Veal, Pork & Porcini Bologonese Sauce with Rigatoni

From our recent trip to Napa Valley, we had dinner at Michael Chiarello’s restauarant, Bottega. I wanted to recreate my dinner selection like the mad woman that I am. I sucessfully recreated my Mesa Grill experience and the sauces – my own mini Bobby Flay throwdown to myself. I wanted to try and match that effort for Michael Chiarello. I did my best to find all my recipes or similar recipes to my entree of Housemade egg papperdelle with the bolognese sauce. I really wanted to make my own pasta noodles, but I haven’t bought the KA attachment for pasta yet. So I figured making this sauce with the next best thing. It was an excellent and hearty sauce using veal and pork, but I didn’t get the great flavor from the porcini mushrooms as I had remembered. Try finding the dry porcini mushrooms to really help accentuate this dish, it will enhance the dish to the maximum.

Veal, Pork & Porcini Bolognese Sauce

Adapted from Michael Chiarello

Ingredients:6 tablespoons extra-virgin olive oil 1/2 cup chopped onions 1 tablespoon chopped garlic 1 teaspoon chopped fresh rosemary 1 cup ground veal 1/2 cup ground pork Sea salt and freshly ground black pepper 2 tablespoons dry porcini mushrooms, soaked in warm water for 15 minutes and chopped, liquid reserved 2 tablespoons porcini juice, reserved from above 3/4 cup veal stock 1/4 cup canned or jarred marinara sauce 1/3 cup white wine 1 tablespoon finely chopped parsley leaves 1/3 cup grated Parmesan


1. In a large skillet, heat the oil over medium heat. Add the onions and cook gently to sweat for about 2 minutes. Do not let the onions caramelize. Add the garlic and rosemary and cook about 1 minute, or until garlic is lightly browned.

2. Add the veal and pork and cook, smashing the meat apart with a wooden spoon, to keep it from clumping together. Cook for about 2 minutes and season with salt and pepper to taste. Add the mushrooms and continue to cook about 4 minutes, evaporating any liquid and caramelizing the meat.

3. Add the porcini juice to the meat and cook for 1 minute to evaporate. Add the veal stock and cook for 2 minutes. Add the marinara and the wine. Reduce the heat and simmer for 3 to 4 minutes. Stir in the parsley.

4. Toss 2 tablespoons of the Parmesan into the sauce to help it bind. Add some reserved pasta water, as necessary, if the sauce appears too dry. Top with the remaining Parmesan.

Marinara Sauce:

2 tablespoons extra-virgin olive oil1/2 cup minced onion1 tablespoon chopped fresh Italian parsley leaves1 large clove garlic, minced4 cups fresh tomato puree 1 large fresh basil stem with leaves removed1 teaspoon sea salt, preferably gray salt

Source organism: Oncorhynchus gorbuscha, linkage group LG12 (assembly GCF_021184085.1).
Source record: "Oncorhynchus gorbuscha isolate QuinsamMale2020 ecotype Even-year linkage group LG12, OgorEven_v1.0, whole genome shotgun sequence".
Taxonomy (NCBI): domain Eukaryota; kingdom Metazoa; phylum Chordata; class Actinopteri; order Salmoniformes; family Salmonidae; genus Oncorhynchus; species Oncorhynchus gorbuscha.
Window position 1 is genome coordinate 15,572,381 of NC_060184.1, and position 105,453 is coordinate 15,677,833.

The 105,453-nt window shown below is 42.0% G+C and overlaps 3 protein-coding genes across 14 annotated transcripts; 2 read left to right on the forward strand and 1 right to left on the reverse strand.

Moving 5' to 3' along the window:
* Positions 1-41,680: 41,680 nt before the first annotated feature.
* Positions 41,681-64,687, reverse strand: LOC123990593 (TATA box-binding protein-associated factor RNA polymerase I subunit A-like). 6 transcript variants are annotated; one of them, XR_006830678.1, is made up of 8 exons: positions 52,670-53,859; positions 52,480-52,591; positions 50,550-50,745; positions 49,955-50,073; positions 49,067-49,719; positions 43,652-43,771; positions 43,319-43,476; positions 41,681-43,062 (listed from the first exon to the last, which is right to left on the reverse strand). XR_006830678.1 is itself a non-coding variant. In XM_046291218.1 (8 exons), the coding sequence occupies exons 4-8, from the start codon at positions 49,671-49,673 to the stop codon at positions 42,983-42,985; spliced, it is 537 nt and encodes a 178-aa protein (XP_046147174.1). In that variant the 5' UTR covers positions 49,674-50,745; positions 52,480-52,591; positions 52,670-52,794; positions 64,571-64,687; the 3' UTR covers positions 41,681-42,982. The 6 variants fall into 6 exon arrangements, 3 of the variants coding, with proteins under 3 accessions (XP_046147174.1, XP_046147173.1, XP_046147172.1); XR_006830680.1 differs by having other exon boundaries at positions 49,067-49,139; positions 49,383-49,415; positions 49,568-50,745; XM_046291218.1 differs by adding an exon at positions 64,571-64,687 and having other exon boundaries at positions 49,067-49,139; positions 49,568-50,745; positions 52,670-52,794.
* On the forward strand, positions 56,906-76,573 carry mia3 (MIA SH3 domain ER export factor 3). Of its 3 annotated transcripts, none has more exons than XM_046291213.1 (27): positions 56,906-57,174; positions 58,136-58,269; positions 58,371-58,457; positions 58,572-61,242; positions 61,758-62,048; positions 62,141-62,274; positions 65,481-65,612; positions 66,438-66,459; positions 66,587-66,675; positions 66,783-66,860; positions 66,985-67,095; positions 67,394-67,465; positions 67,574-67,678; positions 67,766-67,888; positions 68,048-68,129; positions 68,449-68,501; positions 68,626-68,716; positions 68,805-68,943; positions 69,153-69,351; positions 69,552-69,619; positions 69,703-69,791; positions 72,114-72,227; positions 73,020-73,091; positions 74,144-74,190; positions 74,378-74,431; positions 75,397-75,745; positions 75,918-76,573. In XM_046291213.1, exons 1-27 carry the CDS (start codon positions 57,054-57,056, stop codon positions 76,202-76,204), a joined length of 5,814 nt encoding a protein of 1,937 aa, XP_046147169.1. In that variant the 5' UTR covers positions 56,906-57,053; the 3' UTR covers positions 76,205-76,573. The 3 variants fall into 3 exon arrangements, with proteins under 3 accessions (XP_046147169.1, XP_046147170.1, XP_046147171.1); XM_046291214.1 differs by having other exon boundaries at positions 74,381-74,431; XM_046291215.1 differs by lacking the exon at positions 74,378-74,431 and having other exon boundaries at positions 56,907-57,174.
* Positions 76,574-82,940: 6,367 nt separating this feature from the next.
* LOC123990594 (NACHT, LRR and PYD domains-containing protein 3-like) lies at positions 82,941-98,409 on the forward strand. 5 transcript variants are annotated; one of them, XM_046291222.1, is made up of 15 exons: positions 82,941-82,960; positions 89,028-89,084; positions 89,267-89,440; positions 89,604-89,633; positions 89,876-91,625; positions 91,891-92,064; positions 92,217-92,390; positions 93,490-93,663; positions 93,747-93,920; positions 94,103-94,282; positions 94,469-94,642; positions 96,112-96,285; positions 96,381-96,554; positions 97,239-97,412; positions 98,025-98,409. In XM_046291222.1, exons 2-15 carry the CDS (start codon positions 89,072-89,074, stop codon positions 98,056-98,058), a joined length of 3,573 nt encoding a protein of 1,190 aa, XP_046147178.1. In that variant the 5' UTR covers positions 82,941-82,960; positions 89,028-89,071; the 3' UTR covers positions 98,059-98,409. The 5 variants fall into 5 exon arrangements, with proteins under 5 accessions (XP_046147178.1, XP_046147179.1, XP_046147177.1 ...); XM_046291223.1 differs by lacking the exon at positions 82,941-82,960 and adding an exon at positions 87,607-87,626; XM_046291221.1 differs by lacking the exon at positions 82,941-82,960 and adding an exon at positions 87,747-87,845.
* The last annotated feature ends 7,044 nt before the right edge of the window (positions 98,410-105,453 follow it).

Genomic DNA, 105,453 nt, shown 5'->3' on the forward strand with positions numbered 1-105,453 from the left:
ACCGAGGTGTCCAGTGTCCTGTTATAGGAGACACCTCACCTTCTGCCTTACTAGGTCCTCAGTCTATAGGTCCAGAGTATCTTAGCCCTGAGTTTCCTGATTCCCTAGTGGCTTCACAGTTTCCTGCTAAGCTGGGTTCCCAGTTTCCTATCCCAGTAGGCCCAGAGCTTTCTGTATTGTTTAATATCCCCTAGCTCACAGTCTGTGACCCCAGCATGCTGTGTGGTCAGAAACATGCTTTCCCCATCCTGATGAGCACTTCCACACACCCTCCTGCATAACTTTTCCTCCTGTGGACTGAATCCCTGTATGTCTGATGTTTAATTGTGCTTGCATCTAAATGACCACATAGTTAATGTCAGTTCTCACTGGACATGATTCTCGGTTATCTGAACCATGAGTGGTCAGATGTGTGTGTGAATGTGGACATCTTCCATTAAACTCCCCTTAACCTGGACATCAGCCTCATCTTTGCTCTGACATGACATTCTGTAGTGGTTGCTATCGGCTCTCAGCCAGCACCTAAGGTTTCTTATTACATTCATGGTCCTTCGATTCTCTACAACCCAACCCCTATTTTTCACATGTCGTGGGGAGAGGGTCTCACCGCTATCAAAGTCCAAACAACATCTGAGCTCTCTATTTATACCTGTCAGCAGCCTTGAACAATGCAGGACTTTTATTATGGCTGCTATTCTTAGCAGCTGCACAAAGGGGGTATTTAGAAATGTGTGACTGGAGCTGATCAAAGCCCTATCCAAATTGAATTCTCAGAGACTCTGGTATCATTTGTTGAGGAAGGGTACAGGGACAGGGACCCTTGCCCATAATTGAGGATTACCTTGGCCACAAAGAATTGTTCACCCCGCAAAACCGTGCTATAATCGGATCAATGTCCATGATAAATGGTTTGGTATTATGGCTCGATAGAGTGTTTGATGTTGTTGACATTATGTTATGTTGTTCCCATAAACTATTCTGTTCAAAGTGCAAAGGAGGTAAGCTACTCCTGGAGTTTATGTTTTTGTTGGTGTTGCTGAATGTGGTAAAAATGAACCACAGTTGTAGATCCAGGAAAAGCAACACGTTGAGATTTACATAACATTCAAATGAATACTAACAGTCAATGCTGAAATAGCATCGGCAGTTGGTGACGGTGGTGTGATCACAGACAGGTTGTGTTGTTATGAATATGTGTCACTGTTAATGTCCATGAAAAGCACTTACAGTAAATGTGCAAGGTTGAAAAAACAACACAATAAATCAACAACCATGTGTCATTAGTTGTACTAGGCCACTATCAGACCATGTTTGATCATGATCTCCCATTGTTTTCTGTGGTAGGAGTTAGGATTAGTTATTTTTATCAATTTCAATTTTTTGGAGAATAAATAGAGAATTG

Pinch baking soda or sugar, if needed

1.Heat the olive oil in a large non-reactive pot over moderate heat. Add the onion and saute until translucent, about 8 minutes.

Add the parsley and garlic and cook briefly to release their fragrance. Add the tomatoes, basil and salt. Simmer briskly until reduced to a sauce like consistency, stirring occasionally so nothing sticks to the bottom of the pot. The timing will depend on the ripeness and meatiness of your tomatoes and the size of your pot. If the sauce thickens too much before the flavors have developed, add a little water and continue cooking.

2. Taste and adjust the seasoning. If the sauce tastes too acidic, add the baking soda and cook for 5 more minutes. If it needs a touch of sweetness, add the sugar and cook for 5 more minutes. Remove the basil stem before serving.Yield: 4 cups

Review: This sauce was not was intense as I remembered it from Bottega, but for me bolognese sauce is always better the next day because the flavors need to soak in with rigatoni. I’m not Michael Chiarello, so my guess for my variances on the dish were two big factors – my produce items used, couldn’t find dry porcini mushrooms (had to sub for a varietal of dry mushrooms) and veal stock (I used veal demi-glace and made a stock from it), but either way I’ll have to re-work this recipe again with the correct ingredients (substitutions never really fare well with me), or maybe just re-visit Bottega for another wonderful dinner. It’s a win-win situation either way right?

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